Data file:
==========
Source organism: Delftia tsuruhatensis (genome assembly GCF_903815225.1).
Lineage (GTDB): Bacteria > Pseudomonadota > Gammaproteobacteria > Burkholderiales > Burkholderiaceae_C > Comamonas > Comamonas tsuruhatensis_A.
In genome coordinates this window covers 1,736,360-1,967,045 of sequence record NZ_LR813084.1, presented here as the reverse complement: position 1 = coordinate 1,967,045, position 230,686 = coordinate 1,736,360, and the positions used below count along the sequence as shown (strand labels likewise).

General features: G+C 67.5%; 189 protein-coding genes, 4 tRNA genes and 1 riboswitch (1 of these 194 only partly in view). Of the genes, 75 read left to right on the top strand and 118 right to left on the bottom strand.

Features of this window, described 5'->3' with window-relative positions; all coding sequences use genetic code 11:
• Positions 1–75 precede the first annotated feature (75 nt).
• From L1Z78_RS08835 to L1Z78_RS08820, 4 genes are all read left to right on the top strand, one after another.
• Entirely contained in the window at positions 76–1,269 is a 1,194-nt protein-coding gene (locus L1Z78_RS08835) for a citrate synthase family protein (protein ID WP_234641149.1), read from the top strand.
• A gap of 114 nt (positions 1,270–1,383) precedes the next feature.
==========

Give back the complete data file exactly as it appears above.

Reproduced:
Source organism: Delftia tsuruhatensis (genome assembly GCF_903815225.1).
Lineage (GTDB): Bacteria > Pseudomonadota > Gammaproteobacteria > Burkholderiales > Burkholderiaceae_C > Comamonas > Comamonas tsuruhatensis_A.
In genome coordinates this window covers 1,736,360-1,967,045 of sequence record NZ_LR813084.1, presented here as the reverse complement: position 1 = coordinate 1,967,045, position 230,686 = coordinate 1,736,360, and the positions used below count along the sequence as shown (strand labels likewise).

General features: G+C 67.5%; 189 protein-coding genes, 4 tRNA genes and 1 riboswitch (1 of these 194 only partly in view). Of the genes, 75 read left to right on the top strand and 118 right to left on the bottom strand.

Features of this window, described 5'->3' with window-relative positions; all coding sequences use genetic code 11:
• Positions 1–75 precede the first annotated feature (75 nt).
• From L1Z78_RS08835 to L1Z78_RS08820, 4 genes are all read left to right on the top strand, one after another.
• Entirely contained in the window at positions 76–1,269 is a 1,194-nt protein-coding gene (locus L1Z78_RS08835) for a citrate synthase family protein (protein ID WP_234641149.1), read from the top strand.
• A gap of 114 nt (positions 1,270–1,383) precedes the next feature.